Changing Middle schools
1 year, 6 months ago #9339
Our son is in 6th grade in a highly-regarded Middle school. He was an average- to good student in elem. school. This year, however, he is having a very hard time adjusting to the school - he has failed several tests (never happened before)and continues to lack grasp of the subjects being taught. I am beginning to wonder if this is the right match for him. Does anyone know if it is possible to transfer middle schools in mid-year or do we have to wait until he is in the 7th grade? Should I approach the school that I would like him to get into or is it done through the Office of stu. placement in the District? How likely is it for the change of schools to be granted?
I think it depends on your district. It can be difficult. It can't hurt to place a call to this desired school, but they may bounce you back to the official route. In D2, officially, you need to fill out a transfer request form from the district HQ. It seems like they will only consider "bullying and safety" issues (I tried to transfer my older child from private to public in middle school a few years back) and they don't make it easy. Unofficially, I know families that have "jumped" early in the year to a new (and by new, I mean newly opened) school that might have openings, by calling the parent coordinator and making inquiries. A very popular school will not have openings. Many schools "lose" a few students in 7th to Hunter (especially those aforementioned popular schools) and you may get an indication as early as March when those acceptances are announced.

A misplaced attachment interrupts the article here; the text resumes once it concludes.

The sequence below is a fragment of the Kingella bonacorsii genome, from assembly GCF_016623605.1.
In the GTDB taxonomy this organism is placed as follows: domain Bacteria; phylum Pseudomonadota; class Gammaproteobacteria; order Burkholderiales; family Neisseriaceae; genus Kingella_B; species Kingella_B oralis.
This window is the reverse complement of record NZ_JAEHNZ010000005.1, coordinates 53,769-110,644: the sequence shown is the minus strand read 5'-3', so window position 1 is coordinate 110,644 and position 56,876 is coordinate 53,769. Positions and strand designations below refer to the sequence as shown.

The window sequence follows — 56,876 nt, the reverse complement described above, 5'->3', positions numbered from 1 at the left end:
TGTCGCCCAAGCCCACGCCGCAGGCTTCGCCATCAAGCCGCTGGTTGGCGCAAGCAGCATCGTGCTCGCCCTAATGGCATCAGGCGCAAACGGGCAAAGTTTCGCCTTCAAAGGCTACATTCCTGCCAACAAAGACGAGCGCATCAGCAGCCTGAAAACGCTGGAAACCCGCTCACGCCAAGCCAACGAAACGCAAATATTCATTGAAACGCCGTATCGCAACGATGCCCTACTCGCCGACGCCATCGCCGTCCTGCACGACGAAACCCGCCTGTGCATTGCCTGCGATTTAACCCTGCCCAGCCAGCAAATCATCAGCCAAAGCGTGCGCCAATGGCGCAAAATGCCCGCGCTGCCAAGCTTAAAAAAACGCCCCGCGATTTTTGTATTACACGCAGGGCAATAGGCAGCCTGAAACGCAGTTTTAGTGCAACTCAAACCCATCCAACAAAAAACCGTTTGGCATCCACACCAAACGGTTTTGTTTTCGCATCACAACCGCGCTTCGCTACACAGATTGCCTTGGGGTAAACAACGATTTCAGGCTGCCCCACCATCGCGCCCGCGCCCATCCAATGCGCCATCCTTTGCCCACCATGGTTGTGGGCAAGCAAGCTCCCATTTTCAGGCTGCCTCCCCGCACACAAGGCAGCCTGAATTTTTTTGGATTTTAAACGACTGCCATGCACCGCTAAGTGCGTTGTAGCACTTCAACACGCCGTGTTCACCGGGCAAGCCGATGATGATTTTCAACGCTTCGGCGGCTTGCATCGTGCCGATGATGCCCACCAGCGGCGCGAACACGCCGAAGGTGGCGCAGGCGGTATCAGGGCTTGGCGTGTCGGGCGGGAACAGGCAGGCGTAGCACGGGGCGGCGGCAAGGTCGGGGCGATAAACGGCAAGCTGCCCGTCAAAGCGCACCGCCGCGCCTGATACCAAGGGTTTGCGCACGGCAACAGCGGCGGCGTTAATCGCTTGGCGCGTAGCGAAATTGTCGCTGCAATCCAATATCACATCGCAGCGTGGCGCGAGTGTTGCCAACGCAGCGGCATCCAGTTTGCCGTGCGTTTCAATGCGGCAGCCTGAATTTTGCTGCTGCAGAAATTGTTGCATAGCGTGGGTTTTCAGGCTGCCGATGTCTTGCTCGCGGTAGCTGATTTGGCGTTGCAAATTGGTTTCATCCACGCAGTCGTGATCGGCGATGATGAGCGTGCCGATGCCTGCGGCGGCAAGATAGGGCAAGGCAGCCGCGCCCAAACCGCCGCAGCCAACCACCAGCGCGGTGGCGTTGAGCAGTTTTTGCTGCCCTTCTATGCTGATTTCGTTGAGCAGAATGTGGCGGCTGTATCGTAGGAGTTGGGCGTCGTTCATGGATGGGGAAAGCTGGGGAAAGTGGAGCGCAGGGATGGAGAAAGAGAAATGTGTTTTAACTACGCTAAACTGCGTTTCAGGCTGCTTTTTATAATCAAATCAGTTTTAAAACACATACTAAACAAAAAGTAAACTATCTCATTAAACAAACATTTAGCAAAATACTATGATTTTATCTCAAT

Be wary, however, of jumping from the frying pan to the fire. Middle school can be a difficult transition academically as it's a time when organization and executive functioning abilities are pressured for the first time. This is often an age when learning disabilities in high-functioning kids are first diagnosed. Be certain that there's not an underlying issue that needs to be addressed. If the administration is helpful at his present school, see if you can't get him tested. There's often a waiting list, so many parents bite the bullet and pay out of pocket.